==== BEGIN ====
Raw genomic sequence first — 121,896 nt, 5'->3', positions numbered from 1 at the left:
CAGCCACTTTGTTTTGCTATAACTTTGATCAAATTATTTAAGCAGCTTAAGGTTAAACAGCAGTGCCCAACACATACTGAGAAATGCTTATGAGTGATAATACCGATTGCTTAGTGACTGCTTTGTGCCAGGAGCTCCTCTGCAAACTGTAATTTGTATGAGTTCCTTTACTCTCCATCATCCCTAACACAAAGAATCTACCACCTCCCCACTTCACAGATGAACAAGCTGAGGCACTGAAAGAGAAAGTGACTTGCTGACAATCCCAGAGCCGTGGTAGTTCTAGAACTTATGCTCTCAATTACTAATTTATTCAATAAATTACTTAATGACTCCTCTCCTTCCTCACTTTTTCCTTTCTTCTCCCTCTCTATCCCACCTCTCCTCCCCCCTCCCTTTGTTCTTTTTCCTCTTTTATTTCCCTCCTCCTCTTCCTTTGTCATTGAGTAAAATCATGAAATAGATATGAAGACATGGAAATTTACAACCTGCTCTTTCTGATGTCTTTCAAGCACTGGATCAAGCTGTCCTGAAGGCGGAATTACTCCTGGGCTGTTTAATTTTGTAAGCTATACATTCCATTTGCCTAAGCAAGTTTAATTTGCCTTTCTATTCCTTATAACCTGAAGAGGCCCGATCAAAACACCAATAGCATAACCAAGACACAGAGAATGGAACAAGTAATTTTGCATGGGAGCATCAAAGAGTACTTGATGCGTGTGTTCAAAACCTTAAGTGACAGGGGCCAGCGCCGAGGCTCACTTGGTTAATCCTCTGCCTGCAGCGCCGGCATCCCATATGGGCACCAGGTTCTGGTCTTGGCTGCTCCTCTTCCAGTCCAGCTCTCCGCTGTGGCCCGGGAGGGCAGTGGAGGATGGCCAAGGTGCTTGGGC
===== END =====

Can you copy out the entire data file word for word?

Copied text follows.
Raw genomic sequence first — 121,896 nt, 5'->3', positions numbered from 1 at the left:
CAGCCACTTTGTTTTGCTATAACTTTGATCAAATTATTTAAGCAGCTTAAGGTTAAACAGCAGTGCCCAACACATACTGAGAAATGCTTATGAGTGATAATACCGATTGCTTAGTGACTGCTTTGTGCCAGGAGCTCCTCTGCAAACTGTAATTTGTATGAGTTCCTTTACTCTCCATCATCCCTAACACAAAGAATCTACCACCTCCCCACTTCACAGATGAACAAGCTGAGGCACTGAAAGAGAAAGTGACTTGCTGACAATCCCAGAGCCGTGGTAGTTCTAGAACTTATGCTCTCAATTACTAATTTATTCAATAAATTACTTAATGACTCCTCTCCTTCCTCACTTTTTCCTTTCTTCTCCCTCTCTATCCCACCTCTCCTCCCCCCTCCCTTTGTTCTTTTTCCTCTTTTATTTCCCTCCTCCTCTTCCTTTGTCATTGAGTAAAATCATGAAATAGATATGAAGACATGGAAATTTACAACCTGCTCTTTCTGATGTCTTTCAAGCACTGGATCAAGCTGTCCTGAAGGCGGAATTACTCCTGGGCTGTTTAATTTTGTAAGCTATACATTCCATTTGCCTAAGCAAGTTTAATTTGCCTTTCTATTCCTTATAACCTGAAGAGGCCCGATCAAAACACCAATAGCATAACCAAGACACAGAGAATGGAACAAGTAATTTTGCATGGGAGCATCAAAGAGTACTTGATGCGTGTGTTCAAAACCTTAAGTGACAGGGGCCAGCGCCGAGGCTCACTTGGTTAATCCTCTGCCTGCAGCGCCGGCATCCCATATGGGCACCAGGTTCTGGTCTTGGCTGCTCCTCTTCCAGTCCAGCTCTCCGCTGTGGCCCGGGAGGGCAGTGGAGGATGGCCAAGGTGCTTGGGC